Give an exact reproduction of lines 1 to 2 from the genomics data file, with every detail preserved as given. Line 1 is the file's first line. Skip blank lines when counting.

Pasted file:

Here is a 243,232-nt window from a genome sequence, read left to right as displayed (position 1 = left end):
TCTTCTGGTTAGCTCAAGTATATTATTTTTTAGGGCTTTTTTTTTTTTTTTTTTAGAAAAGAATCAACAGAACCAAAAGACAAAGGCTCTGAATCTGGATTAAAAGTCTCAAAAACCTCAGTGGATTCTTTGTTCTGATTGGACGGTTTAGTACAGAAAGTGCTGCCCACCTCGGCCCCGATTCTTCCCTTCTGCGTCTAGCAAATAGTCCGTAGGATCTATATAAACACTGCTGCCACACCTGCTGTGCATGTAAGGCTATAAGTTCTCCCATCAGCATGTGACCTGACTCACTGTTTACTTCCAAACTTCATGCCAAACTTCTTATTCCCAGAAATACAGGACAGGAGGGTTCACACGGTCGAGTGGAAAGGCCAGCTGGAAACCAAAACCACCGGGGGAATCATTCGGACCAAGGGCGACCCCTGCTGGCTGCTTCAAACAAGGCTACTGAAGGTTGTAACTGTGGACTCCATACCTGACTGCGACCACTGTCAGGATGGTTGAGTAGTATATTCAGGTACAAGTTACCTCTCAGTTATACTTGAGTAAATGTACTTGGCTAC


Here is a 243,232-nt window from a genome sequence, read left to right as displayed (position 1 = left end):
TCTTCTGGTTAGCTCAAGTATATTATTTTTTAGGGCTTTTTTTTTTTTTTTTTTAGAAAAGAATCAACAGAACCAAAAGACAAAGGCTCTGAATCTGGATTAAAAGTCTCAAAAACCTCAGTGGATTCTTTGTTCTGATTGGACGGTTTAGTACAGAAAGTGCTGCCCACCTCGGCCCCGATTCTTCCCTTCTGCGTCTAGCAAATAGTCCGTAGGATCTATATAAACACTGCTGCCACACCTGCTGTGCATGTAAGGCTATAAGTTCTCCCATCAGCATGTGACCTGACTCACTGTTTACTTCCAAACTTCATGCCAAACTTCTTATTCCCAGAAATACAGGACAGGAGGGTTCACACGGTCGAGTGGAAAGGCCAGCTGGAAACCAAAACCACCGGGGGAATCATTCGGACCAAGGGCGACCCCTGCTGGCTGCTTCAAACAAGGCTACTGAAGGTTGTAACTGTGGACTCCATACCTGACTGCGACCACTGTCAGGATGGTTGAGTAGTATATTCAGGTACAAGTTACCTCTCAGTTATACTTGAGTAAATGTACTTGGCTAC